(CNN)There comes a moment in many relationships where the partnership is no longer viable, and where separation — or, for married couples, divorce — is the unavoidable next step.
And while divorcing or going separate ways is rarely easy, couples dissolving their households during Covid-19 are facing new woes.
The jury is still out regarding spiking divorce numbers as a result of the pandemic. But without a doubt, for many people, relationships — not to mention sex — have become more complicated in 2020.
When it's a case of emotional or physical abuse, the right time to get out of marriage or a relationship is always right now.
For marriages and relationships involving the usual strife, the stress of job losses, shared housing, co-parenting and health insurance worries have been exacerbated by the pandemic. That has couples weighing when (not to mention if) it's the right time to bow out.
For many couples — married or not — the time is now
For Missy, 43, an information technology consultant (we're not using her real name to protect her privacy) the moment she decided it was time to finally end things for good with her partner of nearly 20 years came in April.
The couple married in 2001 and had two children. "Sometime late last year, I started feeling like we'd grown into different people," she said. "And I started to realize that if I was going to choose a person now, it would be someone different than him."
Then the pandemic hit.
"I was working from home since March and was thinking, there's a pandemic, I can't (split up) now," she said. "Where would we live? How would we do this?"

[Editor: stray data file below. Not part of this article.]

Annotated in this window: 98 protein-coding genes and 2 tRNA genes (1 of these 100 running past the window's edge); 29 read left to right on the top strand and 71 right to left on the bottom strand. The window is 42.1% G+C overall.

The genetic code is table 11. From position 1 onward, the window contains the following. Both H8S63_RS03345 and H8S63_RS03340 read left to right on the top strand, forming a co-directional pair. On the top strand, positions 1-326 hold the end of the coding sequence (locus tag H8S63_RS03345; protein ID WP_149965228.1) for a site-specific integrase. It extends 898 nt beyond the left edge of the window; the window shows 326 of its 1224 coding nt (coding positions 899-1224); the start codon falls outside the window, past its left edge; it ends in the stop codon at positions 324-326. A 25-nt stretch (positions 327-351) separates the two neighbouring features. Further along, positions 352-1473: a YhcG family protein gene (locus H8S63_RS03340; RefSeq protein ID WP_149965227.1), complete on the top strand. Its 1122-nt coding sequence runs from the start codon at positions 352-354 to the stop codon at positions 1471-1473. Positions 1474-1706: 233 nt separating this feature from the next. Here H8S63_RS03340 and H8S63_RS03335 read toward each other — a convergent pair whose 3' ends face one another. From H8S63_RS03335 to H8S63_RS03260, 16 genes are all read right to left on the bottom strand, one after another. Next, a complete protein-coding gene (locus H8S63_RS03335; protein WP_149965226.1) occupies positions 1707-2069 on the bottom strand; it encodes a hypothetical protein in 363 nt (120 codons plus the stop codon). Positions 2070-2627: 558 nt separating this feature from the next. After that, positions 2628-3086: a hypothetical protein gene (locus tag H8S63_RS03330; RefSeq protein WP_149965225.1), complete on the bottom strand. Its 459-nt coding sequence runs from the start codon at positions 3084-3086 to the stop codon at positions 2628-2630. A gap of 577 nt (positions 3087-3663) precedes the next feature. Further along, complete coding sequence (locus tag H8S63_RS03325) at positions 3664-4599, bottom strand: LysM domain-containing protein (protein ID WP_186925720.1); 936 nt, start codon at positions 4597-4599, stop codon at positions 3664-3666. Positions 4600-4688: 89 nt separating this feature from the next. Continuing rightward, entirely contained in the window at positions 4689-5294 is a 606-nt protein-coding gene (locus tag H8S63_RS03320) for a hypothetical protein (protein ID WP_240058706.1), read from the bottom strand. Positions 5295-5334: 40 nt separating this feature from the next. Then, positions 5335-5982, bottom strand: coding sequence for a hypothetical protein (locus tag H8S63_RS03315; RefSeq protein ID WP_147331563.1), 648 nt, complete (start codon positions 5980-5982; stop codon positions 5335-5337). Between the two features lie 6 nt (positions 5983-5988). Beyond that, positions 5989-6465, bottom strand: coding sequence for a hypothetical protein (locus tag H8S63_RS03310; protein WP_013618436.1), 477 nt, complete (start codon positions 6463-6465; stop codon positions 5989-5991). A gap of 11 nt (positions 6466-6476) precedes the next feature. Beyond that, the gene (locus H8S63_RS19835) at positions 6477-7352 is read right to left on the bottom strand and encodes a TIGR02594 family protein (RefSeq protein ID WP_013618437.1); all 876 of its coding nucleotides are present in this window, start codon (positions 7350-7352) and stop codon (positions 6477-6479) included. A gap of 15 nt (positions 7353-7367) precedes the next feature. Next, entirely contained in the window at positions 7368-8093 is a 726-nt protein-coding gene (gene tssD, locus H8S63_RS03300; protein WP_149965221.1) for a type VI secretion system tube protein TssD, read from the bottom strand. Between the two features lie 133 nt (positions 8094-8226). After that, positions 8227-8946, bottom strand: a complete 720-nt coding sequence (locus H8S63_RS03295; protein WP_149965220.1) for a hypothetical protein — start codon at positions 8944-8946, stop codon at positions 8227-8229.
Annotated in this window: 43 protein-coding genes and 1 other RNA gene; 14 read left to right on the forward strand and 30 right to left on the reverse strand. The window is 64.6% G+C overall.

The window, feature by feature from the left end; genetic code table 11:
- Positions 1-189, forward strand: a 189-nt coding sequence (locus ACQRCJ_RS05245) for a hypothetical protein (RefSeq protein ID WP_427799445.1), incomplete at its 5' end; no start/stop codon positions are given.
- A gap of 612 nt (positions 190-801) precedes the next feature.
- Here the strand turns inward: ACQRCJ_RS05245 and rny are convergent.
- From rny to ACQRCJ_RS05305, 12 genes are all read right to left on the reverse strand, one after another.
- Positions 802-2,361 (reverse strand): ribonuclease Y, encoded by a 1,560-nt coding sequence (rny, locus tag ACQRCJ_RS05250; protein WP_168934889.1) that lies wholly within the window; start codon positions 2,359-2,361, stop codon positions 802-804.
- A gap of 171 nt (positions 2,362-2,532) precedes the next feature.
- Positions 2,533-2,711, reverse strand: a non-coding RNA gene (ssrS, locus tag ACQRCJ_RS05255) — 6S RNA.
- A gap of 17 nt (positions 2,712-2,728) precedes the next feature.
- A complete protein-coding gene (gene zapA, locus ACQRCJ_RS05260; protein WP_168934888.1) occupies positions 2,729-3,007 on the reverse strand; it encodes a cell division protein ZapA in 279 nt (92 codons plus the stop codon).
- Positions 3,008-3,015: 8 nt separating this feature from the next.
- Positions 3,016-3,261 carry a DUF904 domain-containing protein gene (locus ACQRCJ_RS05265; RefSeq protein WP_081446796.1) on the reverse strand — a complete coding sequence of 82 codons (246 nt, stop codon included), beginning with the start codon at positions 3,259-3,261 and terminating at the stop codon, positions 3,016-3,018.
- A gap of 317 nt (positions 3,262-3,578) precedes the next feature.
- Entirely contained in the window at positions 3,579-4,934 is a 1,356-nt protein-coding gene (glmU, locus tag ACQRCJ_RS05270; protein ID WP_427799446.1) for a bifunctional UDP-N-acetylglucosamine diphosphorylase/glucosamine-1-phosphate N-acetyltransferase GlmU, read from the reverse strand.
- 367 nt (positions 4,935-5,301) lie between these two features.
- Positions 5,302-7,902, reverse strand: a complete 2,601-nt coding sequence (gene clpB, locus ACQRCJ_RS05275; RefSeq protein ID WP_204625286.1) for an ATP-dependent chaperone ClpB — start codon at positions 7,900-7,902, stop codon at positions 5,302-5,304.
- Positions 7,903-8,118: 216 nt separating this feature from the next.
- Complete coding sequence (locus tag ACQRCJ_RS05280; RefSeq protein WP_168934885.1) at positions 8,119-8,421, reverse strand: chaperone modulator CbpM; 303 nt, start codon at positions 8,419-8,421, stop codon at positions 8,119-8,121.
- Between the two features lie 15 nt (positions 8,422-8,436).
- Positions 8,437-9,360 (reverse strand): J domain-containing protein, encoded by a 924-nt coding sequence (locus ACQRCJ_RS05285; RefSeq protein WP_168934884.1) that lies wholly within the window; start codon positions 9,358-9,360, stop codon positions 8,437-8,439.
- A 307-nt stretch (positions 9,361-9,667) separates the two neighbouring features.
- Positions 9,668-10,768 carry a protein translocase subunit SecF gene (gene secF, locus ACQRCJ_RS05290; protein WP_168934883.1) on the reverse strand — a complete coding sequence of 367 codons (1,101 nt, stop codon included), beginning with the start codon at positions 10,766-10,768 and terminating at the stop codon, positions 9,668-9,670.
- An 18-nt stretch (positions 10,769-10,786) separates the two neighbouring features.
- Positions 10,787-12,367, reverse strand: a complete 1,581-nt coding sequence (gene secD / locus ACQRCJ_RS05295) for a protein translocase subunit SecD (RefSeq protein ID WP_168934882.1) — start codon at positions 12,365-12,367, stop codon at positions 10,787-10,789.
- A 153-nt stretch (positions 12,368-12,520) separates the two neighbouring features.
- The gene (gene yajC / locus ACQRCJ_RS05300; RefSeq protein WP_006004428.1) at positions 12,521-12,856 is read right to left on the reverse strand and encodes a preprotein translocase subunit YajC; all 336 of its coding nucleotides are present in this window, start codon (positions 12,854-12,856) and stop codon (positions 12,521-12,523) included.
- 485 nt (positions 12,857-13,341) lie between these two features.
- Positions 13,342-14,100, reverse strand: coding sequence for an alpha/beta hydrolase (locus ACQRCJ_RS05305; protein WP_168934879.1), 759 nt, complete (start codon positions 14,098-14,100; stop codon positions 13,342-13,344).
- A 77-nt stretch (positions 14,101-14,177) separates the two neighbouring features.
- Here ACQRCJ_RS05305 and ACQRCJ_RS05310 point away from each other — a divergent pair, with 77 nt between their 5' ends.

"At the very beginning (of lockdown), I absolutely thought, 'We need to stick together, we have to ride this out,'" Missy said.
But by April, after a fight that was finally the last straw for her, Missy said, she and her ex-husband decided he would move out.
"Don't let Covid be your excuse to stay in a bad relationship," she said. "I am really glad I ended mine when I did."
Coveting a different future
Missy is one of many people pushed to a breaking point and breakup during the pandemic.
"In 'normal' times, a crisis would force couples into a cooperative pattern," said Clarissa Silva, a New York City-based behavioral scientist and relationship coach. "But Covid-19 is creating and re-creating patterns of uncertainty for many families. Covid-19 has extended the disillusionment phase to be part of everyday life."
For many people forced into closer proximity and more time with their partners, this sense of disillusionment has brought into sharper relief the behaviors and beliefs they can and cannot live with anymore.
"Some people are really planning their escape or their next step in life for their freedom right now," said Kem Marks, founder and chief attorney of Just In Time Legal Solutions in Bessemer, Alabama.
Marks said she fields constant queries from her clients about when they can expect their divorce proceedings to be finalized. "People are coveting this ideal life they never had time to think about or plan before."
Some divorces may be happening faster, thanks to Zoom
Divorce proceedings have changed since the pandemic began, said Frances Martinez, a family law attorney with Older, Lundy, Alvarez & Koch in Tampa, Florida.
"There seems to be the perception the courts are closed or people don't have access to the courts right now, but that's totally false," Martinez said. "The cour